Iran is a member of the following international organizations: Colombo Plan, Economic Cooperation Organization, Food and Agriculture Organization, Group of 15, Group of 24, Group of 77, International Atomic Energy Agency, International Bank for Reconstruction and Development, International Civil Aviation Organization, International Control Commission, International Criminal Police Organization (Interpol), International Development Association, International Development Bank, International Federation of Red Cross and Red Crescent Societies, International Finance Corporation, International Fund for Agricultural Development, International Labour Organization, International Monetary Fund, International Organization for Migration, International Telecommunication Union, Islamic Development Bank, Multilateral Investment Guarantee Agency, Organisation for the Prohibition of Chemical Weapons, Organization of the Petroleum Exporting Countries, Pollution Control Agency, United Nations, United Nations Committee on Trade and Development, United Nations Educational, Scientific and Cultural Organization, United Nations High Commissioner for Refugees, United Nations Industrial Development Organization, Universal Postal Union, World Confederation of Labor, World Federation of Trade Unions, World Health Organization, World Tourism Organization, and World Trade Organization (observer status).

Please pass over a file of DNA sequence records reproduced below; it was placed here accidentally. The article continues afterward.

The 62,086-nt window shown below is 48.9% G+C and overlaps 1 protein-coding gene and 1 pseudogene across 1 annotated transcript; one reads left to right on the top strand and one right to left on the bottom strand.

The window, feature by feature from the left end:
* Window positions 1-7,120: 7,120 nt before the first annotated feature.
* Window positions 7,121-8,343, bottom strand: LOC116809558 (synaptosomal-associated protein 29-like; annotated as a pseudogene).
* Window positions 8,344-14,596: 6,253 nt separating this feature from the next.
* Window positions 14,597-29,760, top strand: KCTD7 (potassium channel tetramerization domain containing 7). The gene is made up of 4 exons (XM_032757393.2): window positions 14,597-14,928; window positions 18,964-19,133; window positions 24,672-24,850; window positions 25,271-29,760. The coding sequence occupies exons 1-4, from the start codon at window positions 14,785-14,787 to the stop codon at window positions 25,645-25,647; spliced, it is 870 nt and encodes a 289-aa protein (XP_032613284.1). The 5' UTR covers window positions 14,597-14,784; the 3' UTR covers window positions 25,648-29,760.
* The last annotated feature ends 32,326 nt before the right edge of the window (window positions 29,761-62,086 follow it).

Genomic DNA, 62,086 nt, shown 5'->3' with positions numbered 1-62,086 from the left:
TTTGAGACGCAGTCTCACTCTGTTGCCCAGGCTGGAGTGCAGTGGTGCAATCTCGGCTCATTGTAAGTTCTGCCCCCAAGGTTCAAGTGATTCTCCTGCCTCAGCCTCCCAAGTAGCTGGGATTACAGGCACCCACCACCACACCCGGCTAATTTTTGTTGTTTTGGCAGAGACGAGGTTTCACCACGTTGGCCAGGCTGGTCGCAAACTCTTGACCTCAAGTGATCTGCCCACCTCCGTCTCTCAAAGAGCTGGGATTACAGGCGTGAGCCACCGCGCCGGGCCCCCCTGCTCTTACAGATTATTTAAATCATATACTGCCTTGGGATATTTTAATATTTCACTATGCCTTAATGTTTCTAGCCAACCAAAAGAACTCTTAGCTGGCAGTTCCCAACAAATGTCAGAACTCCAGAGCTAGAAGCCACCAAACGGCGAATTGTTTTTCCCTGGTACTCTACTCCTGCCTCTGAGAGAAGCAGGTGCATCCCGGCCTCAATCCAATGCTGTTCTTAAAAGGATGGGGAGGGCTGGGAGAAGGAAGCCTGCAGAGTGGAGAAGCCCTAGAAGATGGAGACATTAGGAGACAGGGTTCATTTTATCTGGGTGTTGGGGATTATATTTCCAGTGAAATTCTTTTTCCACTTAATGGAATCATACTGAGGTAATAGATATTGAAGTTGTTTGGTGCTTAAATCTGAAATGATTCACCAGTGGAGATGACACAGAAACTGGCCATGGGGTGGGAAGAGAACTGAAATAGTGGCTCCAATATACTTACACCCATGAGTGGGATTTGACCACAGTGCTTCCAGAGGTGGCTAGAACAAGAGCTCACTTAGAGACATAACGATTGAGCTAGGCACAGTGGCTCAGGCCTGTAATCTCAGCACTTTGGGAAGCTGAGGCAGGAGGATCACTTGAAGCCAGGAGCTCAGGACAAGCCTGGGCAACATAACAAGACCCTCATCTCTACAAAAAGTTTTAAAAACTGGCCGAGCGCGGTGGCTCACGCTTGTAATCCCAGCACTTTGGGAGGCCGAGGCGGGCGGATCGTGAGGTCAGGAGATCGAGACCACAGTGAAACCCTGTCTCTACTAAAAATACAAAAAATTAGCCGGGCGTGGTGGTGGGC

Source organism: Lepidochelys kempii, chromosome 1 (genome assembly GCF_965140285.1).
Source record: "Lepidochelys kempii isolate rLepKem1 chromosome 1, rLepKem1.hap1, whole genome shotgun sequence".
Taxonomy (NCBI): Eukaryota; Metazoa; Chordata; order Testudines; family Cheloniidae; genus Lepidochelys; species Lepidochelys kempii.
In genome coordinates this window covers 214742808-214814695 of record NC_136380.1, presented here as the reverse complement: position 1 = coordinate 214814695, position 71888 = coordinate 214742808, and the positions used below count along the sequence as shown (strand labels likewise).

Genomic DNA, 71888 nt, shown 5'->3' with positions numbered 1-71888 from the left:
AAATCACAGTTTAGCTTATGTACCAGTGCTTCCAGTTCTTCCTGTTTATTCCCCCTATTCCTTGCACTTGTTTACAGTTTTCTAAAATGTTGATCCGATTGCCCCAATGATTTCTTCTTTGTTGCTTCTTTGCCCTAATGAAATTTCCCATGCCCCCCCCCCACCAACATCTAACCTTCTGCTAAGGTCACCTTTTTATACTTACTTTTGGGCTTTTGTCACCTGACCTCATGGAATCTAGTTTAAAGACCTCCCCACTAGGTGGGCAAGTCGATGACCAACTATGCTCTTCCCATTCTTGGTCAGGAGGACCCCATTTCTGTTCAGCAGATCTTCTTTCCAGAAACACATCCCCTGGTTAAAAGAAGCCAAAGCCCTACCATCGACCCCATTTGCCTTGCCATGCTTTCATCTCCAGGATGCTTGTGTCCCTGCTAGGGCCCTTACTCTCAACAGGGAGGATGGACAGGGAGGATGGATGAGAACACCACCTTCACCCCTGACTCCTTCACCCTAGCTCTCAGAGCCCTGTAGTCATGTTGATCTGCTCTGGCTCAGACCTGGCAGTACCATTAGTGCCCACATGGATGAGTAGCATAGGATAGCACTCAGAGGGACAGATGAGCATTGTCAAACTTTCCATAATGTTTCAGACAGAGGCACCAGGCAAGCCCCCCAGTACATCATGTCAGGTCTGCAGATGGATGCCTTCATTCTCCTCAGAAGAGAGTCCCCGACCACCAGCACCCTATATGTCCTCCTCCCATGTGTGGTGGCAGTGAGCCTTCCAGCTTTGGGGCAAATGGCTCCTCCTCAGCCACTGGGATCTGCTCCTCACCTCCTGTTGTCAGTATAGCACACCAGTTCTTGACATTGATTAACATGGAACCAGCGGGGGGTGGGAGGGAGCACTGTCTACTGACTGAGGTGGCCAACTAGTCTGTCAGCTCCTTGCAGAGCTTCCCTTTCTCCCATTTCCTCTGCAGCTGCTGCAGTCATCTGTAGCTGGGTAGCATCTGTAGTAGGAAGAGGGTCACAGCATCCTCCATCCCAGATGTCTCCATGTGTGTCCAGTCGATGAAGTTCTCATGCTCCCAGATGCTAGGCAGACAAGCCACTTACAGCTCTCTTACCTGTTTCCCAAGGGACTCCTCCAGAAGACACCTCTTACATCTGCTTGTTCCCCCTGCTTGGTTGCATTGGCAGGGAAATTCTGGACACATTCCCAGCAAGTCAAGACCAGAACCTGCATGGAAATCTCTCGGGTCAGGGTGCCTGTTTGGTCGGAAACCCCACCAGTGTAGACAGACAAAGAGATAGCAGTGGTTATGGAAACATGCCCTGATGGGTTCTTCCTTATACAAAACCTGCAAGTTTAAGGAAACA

Iran is a signatory to international environment agreements on Biodiversity, Climate Change, Climate Change –Kyoto Protocol, Desertification, Endangered Species, Hazardous Wastes, Marine Dumping, Ozone Layer Protection, Ship Pollution, Wetlands (signed but not ratified), Environmental Modification, Law of the Sea, and Marine Life Conservation. In the arms control and nonproliferation area, Iran is a signatory to the Comprehensive Nuclear Test Ban Treaty, Biological Weapons Convention, Chemical Weapons Convention, International Atomic Energy Agency Safeguards Agreement, Partial Test Ban Treaty, and Treaty on the Non-Proliferation of Nuclear Weapons.